Explicit and Dark Content in Fandom—Keeping Yourself and Others Safe

Fotolia.com | © Gajus

Fotolia.com | © Gajus

“Don’t like, don’t read!” used to be pasted into the summary or author’s note of every second fanfic on FanFiction.net. The phrase has recently fallen out of use—with good reason! In the age of dashboards, tags, and newsfeeds, the phrase seems comically out of step with reality. We all know what we don’t want to read but that doesn’t prevent us from finding such content while we’re scrolling through the latest fandom posts.

Desktop and laptop users have the option of installing browser add-ons to filter out Tumblr posts tagged with or containing certain words. These scripts can take a while to kick in though, so when you load a page you might be staring at content you’d rather not see for a good few seconds before it’s taken off your screen.

Moreover, people are increasingly using mobile phones or tablets to access the internet. Filtering is still an option for mobile users, but functionality is currently sacrificed in the process. And of course filtering will only work if you know about plug-ins and mobile filtering tools. Additionally, you have to know which words to blacklist and update your blacklist regularly. The downside to a comprehensive blacklist is of course that you might miss posts you actually want to see (the filters aren’t very smart and sometimes even filter out posts that don’t contain a single blacklisted word). It can occasionally feel like an uphill struggle or that you can’t fully relax because you constantly expect to see triggering content show up on your dash or in your fandom tags. At the same time, there is an increasingly vocal minority who condemn creators of content they don’t like by very selectively applying the argument that “fiction is reality.”

This can leave such content creators feeling hounded. Some are sent hate mail or even death threats or asked to spill their life story to anonymous internet users. Many of them already feel that they are doing everything they can to keep others safe by looking up lists of common triggers and painstakingly comparing such lists to the content in their fanfics and tagging accordingly. They write long author’s notes explaining that they would obviously not condone the actions of their characters in real life. Of course, there are a minority who do things to aggravate the rest of their fandom, such as putting too much explicit or triggering content into their fandom’s primary tags.

So, what can you do to keep yourself safe in fandom?

Tumblr Savior for Chrome, Firefox, Safari, and Opera: This script searches for words on your blacklist and then hides posts containing those words from your dash. It’s very easy to install and adding words to your blacklist is straightforward and painless. The downside is that the script can take time to act or hide posts you actually want to see.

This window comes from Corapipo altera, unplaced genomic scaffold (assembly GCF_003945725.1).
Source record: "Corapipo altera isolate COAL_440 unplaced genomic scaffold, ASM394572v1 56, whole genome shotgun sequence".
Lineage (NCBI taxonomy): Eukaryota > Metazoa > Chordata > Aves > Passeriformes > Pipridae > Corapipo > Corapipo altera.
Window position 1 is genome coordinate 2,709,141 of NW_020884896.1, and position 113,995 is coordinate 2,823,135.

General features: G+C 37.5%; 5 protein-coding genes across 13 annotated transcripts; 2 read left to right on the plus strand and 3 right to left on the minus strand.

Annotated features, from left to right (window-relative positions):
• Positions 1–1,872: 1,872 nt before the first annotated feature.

AO3 Savior for Chrome and Firefox: This script is a clone of Tumblr Savior and therefore acts in a very similar way. The downside is that it’s nowhere near as straightforward to use as Tumblr Savior since users have to modify the code itself to blacklist words. A tutorial can be found here.

Washboard for Tumblr for mobile devices, Chrome, Firefox, and Safari: This web-app replaces your regular Tumblr interface with one that has a built-in blacklist. Unlike Tumblr Savior, there is no delay in hiding blacklisted content. The drawback to using this web-app is the loss of functionality: no instant messaging or blog activity. However, the basics like browsing, liking, and reblogging are possible. On the upside, the app is extremely user friendly and blacklists can be imported from Tumblr Savior or created again from scratch without hassle.

AO3 Tag ID Fetcher: This new javascript bookmarklet by flamebyrd was added to our filtering toolset just in time for 2016. It simplifies finding AO3 ID tags, which can then be used with AO3’s native filtering system (details of which can be found on the filter-me-ao3 Tumblr blog).

New X-kit: This tool can be used to filter out Tumblr posts and get rid of recommended blogs and posts. It’s good and user friendly, but it will slow down your browsing experience if you have an old machine or slow internet connection.

Additionally, you can make liberal use of the block function on Tumblr and unfollow people who post a lot of content you don’t like or that triggers you, even if they do try to tag (after all, they may occasionally slip up). Also, feel free to drop your Tumblr mutuals polite messages asking them to tag certain content.

As is evident from the above list, a lot of people put time and effort into keeping themselves safe, so it’s only fair not to make that job even harder. If you worry your created content may affect others negatively, there are things you can do to help keep others safe.